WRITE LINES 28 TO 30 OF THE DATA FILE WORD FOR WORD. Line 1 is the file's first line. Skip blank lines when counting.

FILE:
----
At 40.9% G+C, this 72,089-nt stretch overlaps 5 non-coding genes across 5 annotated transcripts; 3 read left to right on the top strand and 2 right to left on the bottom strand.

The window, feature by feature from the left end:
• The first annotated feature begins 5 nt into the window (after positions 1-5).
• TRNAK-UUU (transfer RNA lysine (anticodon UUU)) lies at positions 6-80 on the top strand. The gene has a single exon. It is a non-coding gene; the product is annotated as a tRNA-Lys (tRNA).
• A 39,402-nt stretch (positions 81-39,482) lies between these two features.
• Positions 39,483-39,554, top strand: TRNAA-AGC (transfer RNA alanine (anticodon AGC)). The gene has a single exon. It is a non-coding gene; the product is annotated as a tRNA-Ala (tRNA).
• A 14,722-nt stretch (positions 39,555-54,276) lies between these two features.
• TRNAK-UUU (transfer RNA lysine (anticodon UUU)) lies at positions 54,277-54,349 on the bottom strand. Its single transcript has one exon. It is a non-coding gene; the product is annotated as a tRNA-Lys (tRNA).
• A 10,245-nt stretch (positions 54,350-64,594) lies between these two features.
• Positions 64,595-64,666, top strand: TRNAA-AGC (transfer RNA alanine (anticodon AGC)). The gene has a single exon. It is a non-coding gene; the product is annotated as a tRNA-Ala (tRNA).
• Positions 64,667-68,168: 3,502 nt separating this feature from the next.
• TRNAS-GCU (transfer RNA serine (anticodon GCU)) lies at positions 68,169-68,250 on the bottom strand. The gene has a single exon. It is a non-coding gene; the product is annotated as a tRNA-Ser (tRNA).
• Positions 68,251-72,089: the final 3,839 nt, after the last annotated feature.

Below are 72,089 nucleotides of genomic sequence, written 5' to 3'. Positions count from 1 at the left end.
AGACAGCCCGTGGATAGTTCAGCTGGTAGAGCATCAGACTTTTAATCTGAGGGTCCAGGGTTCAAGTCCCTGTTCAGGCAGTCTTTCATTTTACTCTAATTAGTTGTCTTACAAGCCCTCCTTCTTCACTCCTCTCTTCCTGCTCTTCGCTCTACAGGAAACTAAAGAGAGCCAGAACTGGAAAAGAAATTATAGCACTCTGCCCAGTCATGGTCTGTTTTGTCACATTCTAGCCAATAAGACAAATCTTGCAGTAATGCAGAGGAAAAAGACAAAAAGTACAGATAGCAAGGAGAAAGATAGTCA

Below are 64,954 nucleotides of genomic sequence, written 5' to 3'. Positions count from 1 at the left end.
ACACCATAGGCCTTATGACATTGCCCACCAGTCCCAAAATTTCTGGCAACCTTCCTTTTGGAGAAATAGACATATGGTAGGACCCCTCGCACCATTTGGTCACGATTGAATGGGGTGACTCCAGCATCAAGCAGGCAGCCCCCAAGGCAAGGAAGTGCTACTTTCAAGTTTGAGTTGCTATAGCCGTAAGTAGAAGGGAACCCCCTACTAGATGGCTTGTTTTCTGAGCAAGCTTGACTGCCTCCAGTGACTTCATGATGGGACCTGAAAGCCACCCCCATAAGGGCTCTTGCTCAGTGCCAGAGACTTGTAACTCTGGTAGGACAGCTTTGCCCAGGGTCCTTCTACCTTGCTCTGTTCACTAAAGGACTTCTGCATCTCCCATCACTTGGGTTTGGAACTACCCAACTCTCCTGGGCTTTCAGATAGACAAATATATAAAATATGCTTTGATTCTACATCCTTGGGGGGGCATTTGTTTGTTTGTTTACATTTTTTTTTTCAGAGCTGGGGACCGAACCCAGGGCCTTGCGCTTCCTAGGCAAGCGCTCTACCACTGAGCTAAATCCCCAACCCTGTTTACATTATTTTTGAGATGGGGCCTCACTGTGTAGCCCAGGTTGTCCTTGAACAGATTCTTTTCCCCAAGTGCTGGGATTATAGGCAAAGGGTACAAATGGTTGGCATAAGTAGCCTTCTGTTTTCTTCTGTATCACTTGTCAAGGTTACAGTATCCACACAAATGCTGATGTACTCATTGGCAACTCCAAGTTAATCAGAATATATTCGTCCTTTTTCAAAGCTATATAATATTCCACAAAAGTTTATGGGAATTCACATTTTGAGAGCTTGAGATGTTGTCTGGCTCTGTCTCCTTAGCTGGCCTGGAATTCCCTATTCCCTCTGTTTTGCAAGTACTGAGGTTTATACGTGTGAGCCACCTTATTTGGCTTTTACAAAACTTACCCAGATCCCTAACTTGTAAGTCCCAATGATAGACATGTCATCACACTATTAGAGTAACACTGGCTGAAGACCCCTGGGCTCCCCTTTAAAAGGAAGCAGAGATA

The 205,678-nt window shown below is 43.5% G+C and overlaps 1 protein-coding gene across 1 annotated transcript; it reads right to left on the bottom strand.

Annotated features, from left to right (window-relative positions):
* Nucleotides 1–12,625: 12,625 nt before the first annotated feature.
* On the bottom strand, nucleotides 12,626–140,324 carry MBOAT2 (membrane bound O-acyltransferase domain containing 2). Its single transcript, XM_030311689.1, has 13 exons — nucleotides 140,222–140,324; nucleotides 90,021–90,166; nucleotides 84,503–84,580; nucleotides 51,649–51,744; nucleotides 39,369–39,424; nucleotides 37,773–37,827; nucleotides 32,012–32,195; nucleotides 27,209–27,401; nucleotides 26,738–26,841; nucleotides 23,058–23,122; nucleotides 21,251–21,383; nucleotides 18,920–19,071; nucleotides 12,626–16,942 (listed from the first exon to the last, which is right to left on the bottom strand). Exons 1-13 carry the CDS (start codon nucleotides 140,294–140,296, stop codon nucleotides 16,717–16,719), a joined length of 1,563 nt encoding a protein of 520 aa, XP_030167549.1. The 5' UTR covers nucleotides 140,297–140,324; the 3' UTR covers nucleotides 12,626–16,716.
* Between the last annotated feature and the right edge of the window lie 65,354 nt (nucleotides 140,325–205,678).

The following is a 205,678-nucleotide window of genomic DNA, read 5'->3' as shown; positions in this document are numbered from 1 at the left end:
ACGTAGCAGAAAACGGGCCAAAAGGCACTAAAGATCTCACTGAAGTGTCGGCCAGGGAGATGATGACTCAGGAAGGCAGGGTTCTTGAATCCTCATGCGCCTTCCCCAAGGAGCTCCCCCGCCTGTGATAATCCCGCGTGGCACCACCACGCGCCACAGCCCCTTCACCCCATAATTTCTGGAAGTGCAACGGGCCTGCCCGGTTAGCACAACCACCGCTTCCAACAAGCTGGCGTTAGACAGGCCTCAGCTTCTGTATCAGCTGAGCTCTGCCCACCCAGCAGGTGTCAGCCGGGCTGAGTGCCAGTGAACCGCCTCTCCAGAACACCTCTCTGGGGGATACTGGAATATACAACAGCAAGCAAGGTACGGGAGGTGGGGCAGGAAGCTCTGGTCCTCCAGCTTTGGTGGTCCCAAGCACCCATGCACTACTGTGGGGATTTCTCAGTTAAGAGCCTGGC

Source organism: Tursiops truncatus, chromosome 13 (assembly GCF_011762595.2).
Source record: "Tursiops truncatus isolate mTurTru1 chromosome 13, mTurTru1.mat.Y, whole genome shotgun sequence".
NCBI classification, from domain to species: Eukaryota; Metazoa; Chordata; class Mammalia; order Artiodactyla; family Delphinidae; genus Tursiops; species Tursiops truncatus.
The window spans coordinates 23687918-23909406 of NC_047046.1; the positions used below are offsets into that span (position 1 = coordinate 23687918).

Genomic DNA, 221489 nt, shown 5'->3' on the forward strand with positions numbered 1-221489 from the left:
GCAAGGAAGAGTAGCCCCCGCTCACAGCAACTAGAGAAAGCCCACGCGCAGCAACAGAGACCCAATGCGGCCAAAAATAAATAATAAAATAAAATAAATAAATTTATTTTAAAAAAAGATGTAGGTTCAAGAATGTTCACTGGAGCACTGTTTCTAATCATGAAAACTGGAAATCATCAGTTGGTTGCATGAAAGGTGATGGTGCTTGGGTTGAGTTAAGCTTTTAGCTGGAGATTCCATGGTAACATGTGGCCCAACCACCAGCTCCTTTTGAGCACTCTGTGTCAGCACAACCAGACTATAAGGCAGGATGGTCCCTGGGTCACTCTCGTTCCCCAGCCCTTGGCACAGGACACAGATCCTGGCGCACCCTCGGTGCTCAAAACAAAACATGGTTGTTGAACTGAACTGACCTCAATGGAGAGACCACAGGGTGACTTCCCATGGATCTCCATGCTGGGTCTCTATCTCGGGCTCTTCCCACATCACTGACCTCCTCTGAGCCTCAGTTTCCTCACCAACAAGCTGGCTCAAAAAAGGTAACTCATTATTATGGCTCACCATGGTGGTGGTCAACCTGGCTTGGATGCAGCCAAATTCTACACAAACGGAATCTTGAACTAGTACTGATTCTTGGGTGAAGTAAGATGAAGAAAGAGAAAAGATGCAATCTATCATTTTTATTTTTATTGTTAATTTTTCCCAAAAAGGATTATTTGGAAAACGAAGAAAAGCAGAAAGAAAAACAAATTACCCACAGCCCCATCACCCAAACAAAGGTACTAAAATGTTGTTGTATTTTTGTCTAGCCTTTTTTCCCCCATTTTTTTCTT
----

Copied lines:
The window spans coordinates 23687918-23909406 of NC_047046.1; the positions used below are offsets into that span (position 1 = coordinate 23687918).

Genomic DNA, 221489 nt, shown 5'->3' on the forward strand with positions numbered 1-221489 from the left:
GCAAGGAAGAGTAGCCCCCGCTCACAGCAACTAGAGAAAGCCCACGCGCAGCAACAGAGACCCAATGCGGCCAAAAATAAATAATAAAATAAAATAAATAAATTTATTTTAAAAAAAGATGTAGGTTCAAGAATGTTCACTGGAGCACTGTTTCTAATCATGAAAACTGGAAATCATCAGTTGGTTGCATGAAAGGTGATGGTGCTTGGGTTGAGTTAAGCTTTTAGCTGGAGATTCCATGGTAACATGTGGCCCAACCACCAGCTCCTTTTGAGCACTCTGTGTCAGCACAACCAGACTATAAGGCAGGATGGTCCCTGGGTCACTCTCGTTCCCCAGCCCTTGGCACAGGACACAGATCCTGGCGCACCCTCGGTGCTCAAAACAAAACATGGTTGTTGAACTGAACTGACCTCAATGGAGAGACCACAGGGTGACTTCCCATGGATCTCCATGCTGGGTCTCTATCTCGGGCTCTTCCCACATCACTGACCTCCTCTGAGCCTCAGTTTCCTCACCAACAAGCTGGCTCAAAAAAGGTAACTCATTATTATGGCTCACCATGGTGGTGGTCAACCTGGCTTGGATGCAGCCAAATTCTACACAAACGGAATCTTGAACTAGTACTGATTCTTGGGTGAAGTAAGATGAAGAAAGAGAAAAGATGCAATCTATCATTTTTATTTTTATTGTTAATTTTTCCCAAAAAGGATTATTTGGAAAACGAAGAAAAGCAGAAAGAAAAACAAATTACCCACAGCCCCATCACCCAAACAAAGGTACTAAAATGTTGTTGTATTTTTGTCTAGCCTTTTTTCCCCCATTTTTTTCTT